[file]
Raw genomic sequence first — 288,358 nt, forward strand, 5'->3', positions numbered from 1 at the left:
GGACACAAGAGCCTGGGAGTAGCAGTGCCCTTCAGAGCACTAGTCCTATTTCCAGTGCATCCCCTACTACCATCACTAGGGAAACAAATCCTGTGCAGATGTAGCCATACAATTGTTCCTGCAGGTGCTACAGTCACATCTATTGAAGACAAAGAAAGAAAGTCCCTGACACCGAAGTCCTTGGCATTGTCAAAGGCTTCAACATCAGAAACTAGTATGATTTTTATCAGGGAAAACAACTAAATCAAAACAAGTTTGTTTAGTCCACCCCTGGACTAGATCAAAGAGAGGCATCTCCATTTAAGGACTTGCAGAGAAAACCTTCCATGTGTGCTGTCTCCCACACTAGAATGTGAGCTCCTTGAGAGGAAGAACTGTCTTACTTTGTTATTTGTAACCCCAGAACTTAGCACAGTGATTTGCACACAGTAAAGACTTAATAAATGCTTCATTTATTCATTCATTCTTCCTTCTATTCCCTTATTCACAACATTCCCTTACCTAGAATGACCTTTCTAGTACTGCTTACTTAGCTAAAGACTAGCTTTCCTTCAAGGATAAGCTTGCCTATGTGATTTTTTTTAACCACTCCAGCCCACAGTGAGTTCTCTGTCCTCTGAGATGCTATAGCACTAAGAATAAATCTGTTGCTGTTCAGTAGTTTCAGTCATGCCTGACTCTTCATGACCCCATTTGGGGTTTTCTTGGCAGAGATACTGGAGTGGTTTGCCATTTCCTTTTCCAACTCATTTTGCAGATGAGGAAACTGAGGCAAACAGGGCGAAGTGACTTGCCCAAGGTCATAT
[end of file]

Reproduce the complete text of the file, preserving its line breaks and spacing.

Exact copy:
Raw genomic sequence first — 288,358 nt, forward strand, 5'->3', positions numbered from 1 at the left:
GGACACAAGAGCCTGGGAGTAGCAGTGCCCTTCAGAGCACTAGTCCTATTTCCAGTGCATCCCCTACTACCATCACTAGGGAAACAAATCCTGTGCAGATGTAGCCATACAATTGTTCCTGCAGGTGCTACAGTCACATCTATTGAAGACAAAGAAAGAAAGTCCCTGACACCGAAGTCCTTGGCATTGTCAAAGGCTTCAACATCAGAAACTAGTATGATTTTTATCAGGGAAAACAACTAAATCAAAACAAGTTTGTTTAGTCCACCCCTGGACTAGATCAAAGAGAGGCATCTCCATTTAAGGACTTGCAGAGAAAACCTTCCATGTGTGCTGTCTCCCACACTAGAATGTGAGCTCCTTGAGAGGAAGAACTGTCTTACTTTGTTATTTGTAACCCCAGAACTTAGCACAGTGATTTGCACACAGTAAAGACTTAATAAATGCTTCATTTATTCATTCATTCTTCCTTCTATTCCCTTATTCACAACATTCCCTTACCTAGAATGACCTTTCTAGTACTGCTTACTTAGCTAAAGACTAGCTTTCCTTCAAGGATAAGCTTGCCTATGTGATTTTTTTTAACCACTCCAGCCCACAGTGAGTTCTCTGTCCTCTGAGATGCTATAGCACTAAGAATAAATCTGTTGCTGTTCAGTAGTTTCAGTCATGCCTGACTCTTCATGACCCCATTTGGGGTTTTCTTGGCAGAGATACTGGAGTGGTTTGCCATTTCCTTTTCCAACTCATTTTGCAGATGAGGAAACTGAGGCAAACAGGGCGAAGTGACTTGCCCAAGGTCATAT